What does it mean? Hopkins had a tougher job catching balls from Deshaun Watson than Jones had in dealing with Matt Ryan, and Hopkins did a more efficient job on the tough catches than Jones.

So Hopkins had far fewer drops than Jones, and he made far more tough catches.

Case closed: The best wide receiver in football in 2018 was Hopkins, and the Madden game recognized it.

Read more from Football Morning in America here

Cowboys, Texans betting favorites for NFL wild card Saturday

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The law of averages would suggest one betting favorite covers during the first set of NFL wild card playoff games this weekend, but it won’t be easy.

The Dallas Cowboys are 1.5-point favorites against the Seattle Seahawks on the NFL odds for Saturday with a 43-point total at sportsbooks monitored by OddsShark.com. While host teams are 11-3 straight-up in the last 14 wild card games, last season the favored team went 0-4 against the spread while the road team was 4-0 ATS.

The Seahawks, who are 10-6 SU and 9-5-2 ATS, are 11-2 ATS in their last 13 prime-time games as an underdog, as well as 22-5-1 SU in prime-time games with Russell Wilson as their quarterback. The Seahawks’ league-leading rushing attack will face a Dallas defense that allows the fifth-least yards per carry (3.8) in the NFL, but it shapes up as a more favorable matchup in the passing phase for Seattle with Wilson working behind a healthy offensive line that has guards DJ Fluker and JR Sweezy back.

The Cowboys are 10-6 SU and 9-6-1 ATS, including a record of 7-1 SU and 6-1-1 ATS over the second half of the regular season. Dallas will need a pass-run balance, through quarterback Dak Prescott and running back Ezekiel Elliott, in order to move the ball consistently against Seattle’s defense, especially since Dallas allowed the second-most sacks (56) in the NFL.

The total has gone OVER in seven of the Seahawks’ last eight games, according to the OddsShark NFL Database, with an average combined score of 53.88 points. The total has gone OVER in five of the Cowboys’ last seven games at home, with an average combined score of 45.0 points.

Meanwhile, the Houston Texans are 1-point betting favorites against the Indianapolis Colts with a 48.5-point total in the earlier Wild Card Weekend matchup on Saturday.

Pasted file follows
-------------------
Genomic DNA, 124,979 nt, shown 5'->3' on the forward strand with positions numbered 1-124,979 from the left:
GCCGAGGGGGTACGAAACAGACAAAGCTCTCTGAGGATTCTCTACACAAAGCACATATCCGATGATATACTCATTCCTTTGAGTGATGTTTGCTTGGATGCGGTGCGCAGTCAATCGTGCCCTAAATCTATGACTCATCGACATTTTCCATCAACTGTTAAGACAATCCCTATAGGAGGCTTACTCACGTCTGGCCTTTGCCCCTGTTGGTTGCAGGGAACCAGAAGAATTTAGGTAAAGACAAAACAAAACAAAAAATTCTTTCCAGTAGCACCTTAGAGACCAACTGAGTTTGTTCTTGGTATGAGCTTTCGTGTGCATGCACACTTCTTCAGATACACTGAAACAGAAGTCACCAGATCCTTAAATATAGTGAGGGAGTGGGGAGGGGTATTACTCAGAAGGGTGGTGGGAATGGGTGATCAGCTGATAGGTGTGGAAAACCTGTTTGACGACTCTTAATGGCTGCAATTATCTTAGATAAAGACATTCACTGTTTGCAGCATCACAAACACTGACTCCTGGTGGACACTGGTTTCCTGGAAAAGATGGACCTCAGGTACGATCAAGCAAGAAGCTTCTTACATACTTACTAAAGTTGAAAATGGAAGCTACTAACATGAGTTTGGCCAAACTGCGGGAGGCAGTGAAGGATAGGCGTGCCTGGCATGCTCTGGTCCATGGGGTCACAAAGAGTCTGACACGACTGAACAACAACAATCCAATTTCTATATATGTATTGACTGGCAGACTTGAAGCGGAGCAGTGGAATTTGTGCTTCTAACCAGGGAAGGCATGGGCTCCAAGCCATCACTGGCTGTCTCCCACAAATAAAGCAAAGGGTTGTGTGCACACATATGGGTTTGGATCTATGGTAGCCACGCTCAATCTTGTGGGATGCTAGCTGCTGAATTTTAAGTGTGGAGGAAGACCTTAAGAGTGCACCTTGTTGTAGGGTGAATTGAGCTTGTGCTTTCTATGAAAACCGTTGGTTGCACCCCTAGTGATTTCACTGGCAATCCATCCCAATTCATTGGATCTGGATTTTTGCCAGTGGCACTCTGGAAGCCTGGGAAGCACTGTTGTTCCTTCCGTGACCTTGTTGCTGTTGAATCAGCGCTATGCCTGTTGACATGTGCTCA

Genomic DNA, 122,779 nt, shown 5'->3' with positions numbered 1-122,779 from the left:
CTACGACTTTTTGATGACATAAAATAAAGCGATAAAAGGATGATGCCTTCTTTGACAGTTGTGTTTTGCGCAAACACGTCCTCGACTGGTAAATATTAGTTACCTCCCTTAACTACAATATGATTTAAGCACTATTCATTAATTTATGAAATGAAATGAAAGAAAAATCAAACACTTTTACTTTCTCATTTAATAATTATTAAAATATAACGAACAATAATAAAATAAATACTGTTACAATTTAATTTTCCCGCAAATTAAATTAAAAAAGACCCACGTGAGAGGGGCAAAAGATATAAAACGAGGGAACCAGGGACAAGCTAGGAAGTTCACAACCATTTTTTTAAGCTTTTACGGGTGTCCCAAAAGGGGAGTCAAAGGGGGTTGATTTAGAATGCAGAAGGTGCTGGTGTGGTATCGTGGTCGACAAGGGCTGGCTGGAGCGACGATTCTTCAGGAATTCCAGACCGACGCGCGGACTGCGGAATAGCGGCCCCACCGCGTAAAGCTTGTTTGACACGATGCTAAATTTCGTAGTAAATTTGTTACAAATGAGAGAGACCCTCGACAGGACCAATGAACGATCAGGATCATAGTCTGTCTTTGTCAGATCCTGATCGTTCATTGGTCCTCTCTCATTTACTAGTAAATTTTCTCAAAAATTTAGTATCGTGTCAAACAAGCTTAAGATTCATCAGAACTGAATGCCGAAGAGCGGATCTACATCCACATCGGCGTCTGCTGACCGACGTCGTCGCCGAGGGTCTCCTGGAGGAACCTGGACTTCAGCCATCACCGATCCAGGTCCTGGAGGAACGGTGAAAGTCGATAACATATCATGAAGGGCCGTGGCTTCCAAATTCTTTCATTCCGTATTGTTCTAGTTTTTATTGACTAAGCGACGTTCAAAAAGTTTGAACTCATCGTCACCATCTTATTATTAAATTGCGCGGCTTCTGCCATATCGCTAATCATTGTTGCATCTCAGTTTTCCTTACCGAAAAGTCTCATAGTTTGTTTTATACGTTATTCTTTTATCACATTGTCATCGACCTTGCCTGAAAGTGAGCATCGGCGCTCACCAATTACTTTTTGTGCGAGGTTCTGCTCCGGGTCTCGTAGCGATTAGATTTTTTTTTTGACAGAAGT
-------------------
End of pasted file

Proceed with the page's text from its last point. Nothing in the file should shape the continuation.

The Colts, 10-6 SU and 8-7-1 ATS this season, have some contrasting trends – 3-1 ATS in their last four games against Houston, but 1-4 SU and ATS in their last five playoff games on the road.

Andrew Luck was sacked a league-fewest 18 times and maintaining that protection will be critical against the Texans, who count on pass rushers Jadeveon Clowney and J.J. Watt to make up for middling coverage. Indianapolis enters the playoffs near the bottom of the Super Bowl odds at sportsbooks.

Houston allowed the fewest yards per carry (3.4) in the league so Luck might face a lot of long-yardage situations that push the game toward the UNDER.

The Texans, who went 11-5 SU and 7-7-2 ATS to win the AFC South, will be trying to shed the baggage that is being 1-3 SU and ATS in their last four playoff games. What might give bettors pause with the Texans is the 62 sacks and 126 quarterback hits, both league worsts, that quarterback Deshaun Watson took in the regular season.

If Houston can patch the protection issues in a matchup that is not shaping up to be an offensive shootout, then Watson and star wide receiver DeAndre Hopkins should have success against a Colts defense that, like the Texans, is more generous against the pass (7.4 yards per pass, 15th) than the run (3.9 yards per carry, eighth).

The total has gone UNDER in four of the Colts’ last five games against the Texans, with an average combined score of 44.8 points. The total has gone UNDER in five of the Colts’ last seven games, with an average combined score of 39.71 points.

For more odds information, betting picks and a breakdown of this week’s top sports betting news check out the OddsShark podcast with Jon Campbell and Andrew Avery. Subscribe on iTunes or Spotify or listen to it at OddsShark.libsyn.com.